Tube fares will rise and more bus services will be cut in the capital, the mayor, Sadiq Khan, warned, after Transport for London agreed to accept a £1.2bn funding settlement from the government.
The deal, slightly improved from a “final offer” made in July by the transport secretary, Grant Shapps, was welcomed by TfL as allowing it to avert the “managed decline” of its transport network.
But Khan warned it was “far from ideal” and still presented London with a £600m shortfall from its budget.
The Department for Transport said the settlement would “secure the long-term future of London’s transport network” and match TfL’s pre-pandemic spending plans – albeit not adjusted for inflation.
The funding would enable continued investment, including new Piccadilly line trains and other tube upgrades, the DfT said. Hammersmith Bridge will be repaired and an £80m annual investment in active travel schemes to expand walking and cycling infrastructure will be guaranteed.
The TfL board decided at an emergency meeting on Tuesday afternoon to accept the deal, almost four weeks after the ongoing short-term bailouts had expired.
It takes total Covid-era emergency funding to TfL to about £6bn. TfL’s finances were wrecked by the coronavirus pandemic, with its budget mostly dependent on tube fare revenue. Ridership sank to 4% of normal levels in 2020 and has only recovered to around 70% of 2019 weekday levels.
Shapps said: “For over two years now we’ve time and again shown our unwavering commitment to London and the transport network it depends on, but we have to be fair to taxpayers across the entire country.
“This deal more than delivers for Londoners and even matches the mayor’s own pre-pandemic spending plans but for this to work, the mayor must follow through on his promises to get TfL back on a steady financial footing, stop relying on government bailouts and take responsibility for his actions. Now is the time to put politics to one side and get on with the job – Londoners depend on it.”
Khan said a number of key concessions meant TfL could avoid “having to make the devastating cuts to vital transport services previously proposed – moving us away from the managed decline of London’s transport network”.
However, he added: “This deal is far from ideal. The government is still leaving TfL with a significant funding gap, meaning we will likely have to increase fares in the future and still proceed with some cuts to bus services.”
He warned that “onerous strings attached”, including a condition requiring TfL to draw up options for reform of its pension scheme, were likely to prompt more industrial action and disruption for commuters. The RMT union has already staged a series of strikes in the capital this year over the issue.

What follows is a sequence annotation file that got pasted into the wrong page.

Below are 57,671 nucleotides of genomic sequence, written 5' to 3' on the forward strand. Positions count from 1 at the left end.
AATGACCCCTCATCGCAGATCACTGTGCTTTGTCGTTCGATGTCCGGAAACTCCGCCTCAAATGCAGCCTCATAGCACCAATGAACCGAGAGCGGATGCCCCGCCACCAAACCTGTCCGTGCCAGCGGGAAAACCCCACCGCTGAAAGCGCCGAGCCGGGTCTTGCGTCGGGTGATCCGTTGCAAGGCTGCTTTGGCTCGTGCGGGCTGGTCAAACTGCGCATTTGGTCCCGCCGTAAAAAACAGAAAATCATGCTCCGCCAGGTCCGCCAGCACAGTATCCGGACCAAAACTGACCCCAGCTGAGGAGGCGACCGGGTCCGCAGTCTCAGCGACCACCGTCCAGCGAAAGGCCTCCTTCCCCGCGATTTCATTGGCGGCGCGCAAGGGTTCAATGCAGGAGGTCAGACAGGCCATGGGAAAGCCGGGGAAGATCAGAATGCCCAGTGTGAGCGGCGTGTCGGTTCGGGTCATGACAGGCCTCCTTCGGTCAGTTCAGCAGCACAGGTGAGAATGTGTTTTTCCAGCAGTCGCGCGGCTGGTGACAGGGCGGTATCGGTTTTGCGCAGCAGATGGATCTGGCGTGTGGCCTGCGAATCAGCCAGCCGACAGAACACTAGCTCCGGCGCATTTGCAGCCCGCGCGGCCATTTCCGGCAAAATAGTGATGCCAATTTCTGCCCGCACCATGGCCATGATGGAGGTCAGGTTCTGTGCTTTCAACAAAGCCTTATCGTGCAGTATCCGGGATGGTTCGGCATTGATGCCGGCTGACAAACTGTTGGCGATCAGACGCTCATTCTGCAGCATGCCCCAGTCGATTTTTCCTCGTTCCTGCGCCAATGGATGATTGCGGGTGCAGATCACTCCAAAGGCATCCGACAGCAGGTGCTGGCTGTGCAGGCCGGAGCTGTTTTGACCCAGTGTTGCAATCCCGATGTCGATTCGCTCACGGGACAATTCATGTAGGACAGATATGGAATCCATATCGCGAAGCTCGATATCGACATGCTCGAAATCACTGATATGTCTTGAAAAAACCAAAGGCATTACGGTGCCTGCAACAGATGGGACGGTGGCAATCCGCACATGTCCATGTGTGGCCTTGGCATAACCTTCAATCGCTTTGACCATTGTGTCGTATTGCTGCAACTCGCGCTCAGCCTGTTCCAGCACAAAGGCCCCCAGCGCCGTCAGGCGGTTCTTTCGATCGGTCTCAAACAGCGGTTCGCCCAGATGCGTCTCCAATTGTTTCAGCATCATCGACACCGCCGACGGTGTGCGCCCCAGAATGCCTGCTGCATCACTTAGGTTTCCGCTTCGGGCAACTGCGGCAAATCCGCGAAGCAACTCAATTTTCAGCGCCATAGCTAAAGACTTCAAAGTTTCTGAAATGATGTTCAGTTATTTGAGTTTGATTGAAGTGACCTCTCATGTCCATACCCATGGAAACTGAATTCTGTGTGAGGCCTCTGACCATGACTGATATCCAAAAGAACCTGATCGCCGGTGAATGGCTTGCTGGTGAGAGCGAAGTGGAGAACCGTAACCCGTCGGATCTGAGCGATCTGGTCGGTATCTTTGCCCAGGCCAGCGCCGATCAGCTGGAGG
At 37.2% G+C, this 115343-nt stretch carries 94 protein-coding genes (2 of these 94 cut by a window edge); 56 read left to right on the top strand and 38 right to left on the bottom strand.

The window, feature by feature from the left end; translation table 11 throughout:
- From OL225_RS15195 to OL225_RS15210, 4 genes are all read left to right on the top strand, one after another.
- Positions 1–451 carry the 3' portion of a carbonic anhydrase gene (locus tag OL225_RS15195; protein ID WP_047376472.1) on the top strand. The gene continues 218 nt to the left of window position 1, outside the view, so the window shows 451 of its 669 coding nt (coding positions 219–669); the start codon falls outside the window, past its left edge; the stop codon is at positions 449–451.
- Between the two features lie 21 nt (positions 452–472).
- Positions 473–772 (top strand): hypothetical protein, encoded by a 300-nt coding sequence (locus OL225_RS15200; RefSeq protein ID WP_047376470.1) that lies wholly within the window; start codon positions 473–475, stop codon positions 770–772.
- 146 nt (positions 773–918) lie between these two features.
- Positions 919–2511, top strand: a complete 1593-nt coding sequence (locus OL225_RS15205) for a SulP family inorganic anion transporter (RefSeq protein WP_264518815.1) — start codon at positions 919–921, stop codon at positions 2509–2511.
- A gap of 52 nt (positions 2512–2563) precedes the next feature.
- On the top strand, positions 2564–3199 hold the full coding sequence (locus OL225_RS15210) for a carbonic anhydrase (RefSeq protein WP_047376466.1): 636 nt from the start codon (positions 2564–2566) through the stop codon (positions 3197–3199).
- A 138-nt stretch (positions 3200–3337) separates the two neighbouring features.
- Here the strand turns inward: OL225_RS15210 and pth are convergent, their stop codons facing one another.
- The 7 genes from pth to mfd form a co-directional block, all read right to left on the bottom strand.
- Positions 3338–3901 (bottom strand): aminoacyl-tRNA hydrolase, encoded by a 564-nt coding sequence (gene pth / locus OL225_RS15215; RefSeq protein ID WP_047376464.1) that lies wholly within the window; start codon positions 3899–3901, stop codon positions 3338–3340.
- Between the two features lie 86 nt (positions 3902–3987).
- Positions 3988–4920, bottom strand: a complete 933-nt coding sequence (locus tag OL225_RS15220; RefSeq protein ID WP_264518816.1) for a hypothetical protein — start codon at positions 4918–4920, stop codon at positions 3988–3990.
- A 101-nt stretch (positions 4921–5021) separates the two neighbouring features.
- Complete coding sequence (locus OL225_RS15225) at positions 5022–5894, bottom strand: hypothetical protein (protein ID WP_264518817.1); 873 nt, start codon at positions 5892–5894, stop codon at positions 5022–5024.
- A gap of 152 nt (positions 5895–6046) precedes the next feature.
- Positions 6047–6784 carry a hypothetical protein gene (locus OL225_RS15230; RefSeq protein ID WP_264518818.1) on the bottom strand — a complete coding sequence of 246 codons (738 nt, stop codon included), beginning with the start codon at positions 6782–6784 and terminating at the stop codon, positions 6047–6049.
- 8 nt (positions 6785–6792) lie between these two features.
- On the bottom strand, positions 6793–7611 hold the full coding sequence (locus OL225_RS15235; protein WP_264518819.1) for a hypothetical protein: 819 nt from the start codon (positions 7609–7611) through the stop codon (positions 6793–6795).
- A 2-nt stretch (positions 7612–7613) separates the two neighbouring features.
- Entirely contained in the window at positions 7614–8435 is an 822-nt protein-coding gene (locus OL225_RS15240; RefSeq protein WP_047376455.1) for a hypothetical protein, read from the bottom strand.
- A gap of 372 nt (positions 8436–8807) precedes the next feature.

Khan said TfL had “no choice but to accept in order to get the deal over the line to avoid TfL becoming bankrupt, to save the jobs of thousands of transport workers and to keep trains, tubes and buses running across our city”.
He added: “The sole cause of TfL’s financial crisis was the impact of the pandemic so it’s simply wrong to punish Londoners and transport workers in this way.”
TfL commissioner Andy Byford said the funding had still left a hole in the budget but “avoids the doomsday scenario”.
He said: “We have stuck up for Londoners and fought to get a fair quantum. It’s not the three-year deal we wanted, but it protects us for a longer period than we expected.
“We will need to progress with our plans to further modernise our organisation and make ourselves even more efficient, and we will still face a series of tough choices in the future, but London will move away from the managed decline of the transport network.”
The deal guarantees a level of revenue until March 2024, but still will leave TfL looking for about £230m in extra savings over the next two years.
City Hall however believes it has won enough concessions to head off the worst-case cuts, avoiding having to scrap free travel for under-18s, and giving TfL some leeway on the controversial pension reform. It will now have to provide options rather than proposals for workers’ pensions – one of which, Byford said, would be to “do nothing”.